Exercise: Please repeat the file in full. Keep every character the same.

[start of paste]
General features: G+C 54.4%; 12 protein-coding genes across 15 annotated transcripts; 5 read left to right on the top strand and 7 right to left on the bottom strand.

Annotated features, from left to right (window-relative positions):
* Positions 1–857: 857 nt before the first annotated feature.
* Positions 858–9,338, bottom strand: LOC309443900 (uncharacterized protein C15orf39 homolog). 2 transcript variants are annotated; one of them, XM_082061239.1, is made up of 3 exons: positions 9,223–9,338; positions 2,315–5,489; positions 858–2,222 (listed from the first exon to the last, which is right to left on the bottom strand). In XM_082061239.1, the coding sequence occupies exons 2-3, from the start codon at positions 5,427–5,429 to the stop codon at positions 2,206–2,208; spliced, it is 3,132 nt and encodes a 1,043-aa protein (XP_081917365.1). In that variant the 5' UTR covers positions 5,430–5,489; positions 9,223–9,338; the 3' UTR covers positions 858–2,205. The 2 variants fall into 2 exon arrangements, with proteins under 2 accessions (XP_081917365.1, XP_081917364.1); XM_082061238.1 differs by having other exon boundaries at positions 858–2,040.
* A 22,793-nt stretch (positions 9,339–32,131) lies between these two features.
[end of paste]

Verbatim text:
General features: G+C 54.4%; 12 protein-coding genes across 15 annotated transcripts; 5 read left to right on the top strand and 7 right to left on the bottom strand.

Annotated features, from left to right (window-relative positions):
* Positions 1–857: 857 nt before the first annotated feature.
* Positions 858–9,338, bottom strand: LOC309443900 (uncharacterized protein C15orf39 homolog). 2 transcript variants are annotated; one of them, XM_082061239.1, is made up of 3 exons: positions 9,223–9,338; positions 2,315–5,489; positions 858–2,222 (listed from the first exon to the last, which is right to left on the bottom strand). In XM_082061239.1, the coding sequence occupies exons 2-3, from the start codon at positions 5,427–5,429 to the stop codon at positions 2,206–2,208; spliced, it is 3,132 nt and encodes a 1,043-aa protein (XP_081917365.1). In that variant the 5' UTR covers positions 5,430–5,489; positions 9,223–9,338; the 3' UTR covers positions 858–2,205. The 2 variants fall into 2 exon arrangements, with proteins under 2 accessions (XP_081917365.1, XP_081917364.1); XM_082061238.1 differs by having other exon boundaries at positions 858–2,040.
* A 22,793-nt stretch (positions 9,339–32,131) lies between these two features.